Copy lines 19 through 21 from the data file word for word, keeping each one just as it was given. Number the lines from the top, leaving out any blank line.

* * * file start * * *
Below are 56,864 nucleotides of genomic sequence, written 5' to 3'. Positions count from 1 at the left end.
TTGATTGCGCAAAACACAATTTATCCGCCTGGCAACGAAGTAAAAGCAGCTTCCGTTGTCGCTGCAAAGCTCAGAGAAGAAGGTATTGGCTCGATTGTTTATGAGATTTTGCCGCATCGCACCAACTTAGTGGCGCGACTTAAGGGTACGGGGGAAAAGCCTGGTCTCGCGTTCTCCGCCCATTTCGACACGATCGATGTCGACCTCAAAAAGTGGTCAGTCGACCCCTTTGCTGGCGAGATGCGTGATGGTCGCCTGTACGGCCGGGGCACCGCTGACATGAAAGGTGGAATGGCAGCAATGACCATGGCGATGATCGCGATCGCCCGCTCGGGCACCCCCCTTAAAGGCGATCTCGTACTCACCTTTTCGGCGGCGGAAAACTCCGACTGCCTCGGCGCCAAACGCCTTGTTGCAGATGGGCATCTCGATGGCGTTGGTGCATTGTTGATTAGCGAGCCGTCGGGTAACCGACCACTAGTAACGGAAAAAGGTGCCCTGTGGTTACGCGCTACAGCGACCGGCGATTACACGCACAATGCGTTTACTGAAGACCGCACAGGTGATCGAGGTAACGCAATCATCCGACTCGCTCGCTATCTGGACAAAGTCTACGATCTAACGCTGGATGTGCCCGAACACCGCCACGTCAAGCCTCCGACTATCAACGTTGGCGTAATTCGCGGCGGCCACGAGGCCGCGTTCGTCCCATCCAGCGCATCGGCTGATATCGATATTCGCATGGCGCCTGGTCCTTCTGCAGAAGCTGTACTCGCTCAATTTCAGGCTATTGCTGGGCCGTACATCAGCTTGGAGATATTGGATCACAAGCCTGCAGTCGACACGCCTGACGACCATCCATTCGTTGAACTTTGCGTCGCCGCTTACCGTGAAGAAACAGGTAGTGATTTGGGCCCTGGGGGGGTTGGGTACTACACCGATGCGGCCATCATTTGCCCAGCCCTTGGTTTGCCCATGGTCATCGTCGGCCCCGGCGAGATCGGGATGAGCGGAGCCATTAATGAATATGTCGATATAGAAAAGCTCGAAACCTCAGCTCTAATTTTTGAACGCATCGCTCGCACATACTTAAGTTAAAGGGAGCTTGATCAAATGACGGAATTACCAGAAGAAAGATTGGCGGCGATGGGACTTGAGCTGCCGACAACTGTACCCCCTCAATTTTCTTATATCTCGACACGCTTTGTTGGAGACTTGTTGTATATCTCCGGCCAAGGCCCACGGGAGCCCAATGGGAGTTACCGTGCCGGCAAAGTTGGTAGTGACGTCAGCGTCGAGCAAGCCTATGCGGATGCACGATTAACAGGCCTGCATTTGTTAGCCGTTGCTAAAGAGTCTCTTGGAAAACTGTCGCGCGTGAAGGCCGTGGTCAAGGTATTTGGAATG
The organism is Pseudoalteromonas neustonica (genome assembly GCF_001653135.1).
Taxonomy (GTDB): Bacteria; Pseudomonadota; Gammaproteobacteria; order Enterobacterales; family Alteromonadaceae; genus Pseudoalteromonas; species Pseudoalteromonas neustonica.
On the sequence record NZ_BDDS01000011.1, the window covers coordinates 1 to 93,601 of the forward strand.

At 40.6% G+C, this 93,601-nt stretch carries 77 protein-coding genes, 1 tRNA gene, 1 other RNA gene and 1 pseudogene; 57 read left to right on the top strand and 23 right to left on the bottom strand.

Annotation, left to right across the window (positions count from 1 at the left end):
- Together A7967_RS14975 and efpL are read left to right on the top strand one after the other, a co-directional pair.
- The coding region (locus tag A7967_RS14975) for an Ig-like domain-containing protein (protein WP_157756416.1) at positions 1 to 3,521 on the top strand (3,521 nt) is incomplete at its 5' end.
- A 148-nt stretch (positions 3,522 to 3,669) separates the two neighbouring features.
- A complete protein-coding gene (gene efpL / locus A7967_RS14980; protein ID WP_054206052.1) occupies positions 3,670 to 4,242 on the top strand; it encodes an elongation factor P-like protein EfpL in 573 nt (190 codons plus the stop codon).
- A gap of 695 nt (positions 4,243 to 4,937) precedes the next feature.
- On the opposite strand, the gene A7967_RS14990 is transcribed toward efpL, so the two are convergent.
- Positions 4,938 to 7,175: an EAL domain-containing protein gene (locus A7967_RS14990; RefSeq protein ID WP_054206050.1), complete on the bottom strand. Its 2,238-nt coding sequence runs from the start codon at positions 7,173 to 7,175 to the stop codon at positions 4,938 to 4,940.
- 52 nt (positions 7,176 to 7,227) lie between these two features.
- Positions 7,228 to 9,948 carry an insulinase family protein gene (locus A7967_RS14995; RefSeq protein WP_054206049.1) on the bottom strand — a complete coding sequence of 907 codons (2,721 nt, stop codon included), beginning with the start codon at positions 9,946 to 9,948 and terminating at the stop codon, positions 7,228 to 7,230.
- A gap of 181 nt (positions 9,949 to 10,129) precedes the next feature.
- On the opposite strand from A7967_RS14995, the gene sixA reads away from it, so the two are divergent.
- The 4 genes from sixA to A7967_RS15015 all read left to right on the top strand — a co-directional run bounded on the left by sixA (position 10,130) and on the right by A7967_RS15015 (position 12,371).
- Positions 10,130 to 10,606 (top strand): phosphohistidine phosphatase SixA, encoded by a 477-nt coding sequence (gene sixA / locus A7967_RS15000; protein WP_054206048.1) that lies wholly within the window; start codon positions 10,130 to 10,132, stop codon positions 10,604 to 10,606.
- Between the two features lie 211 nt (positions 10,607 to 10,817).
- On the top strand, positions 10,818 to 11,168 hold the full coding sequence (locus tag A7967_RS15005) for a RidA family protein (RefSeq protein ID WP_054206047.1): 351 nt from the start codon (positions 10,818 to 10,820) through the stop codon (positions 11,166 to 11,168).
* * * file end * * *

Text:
- The 4 genes from sixA to A7967_RS15015 all read left to right on the top strand — a co-directional run bounded on the left by sixA (position 10,130) and on the right by A7967_RS15015 (position 12,371).
- Positions 10,130 to 10,606 (top strand): phosphohistidine phosphatase SixA, encoded by a 477-nt coding sequence (gene sixA / locus A7967_RS15000; protein WP_054206048.1) that lies wholly within the window; start codon positions 10,130 to 10,132, stop codon positions 10,604 to 10,606.
- Between the two features lie 211 nt (positions 10,607 to 10,817).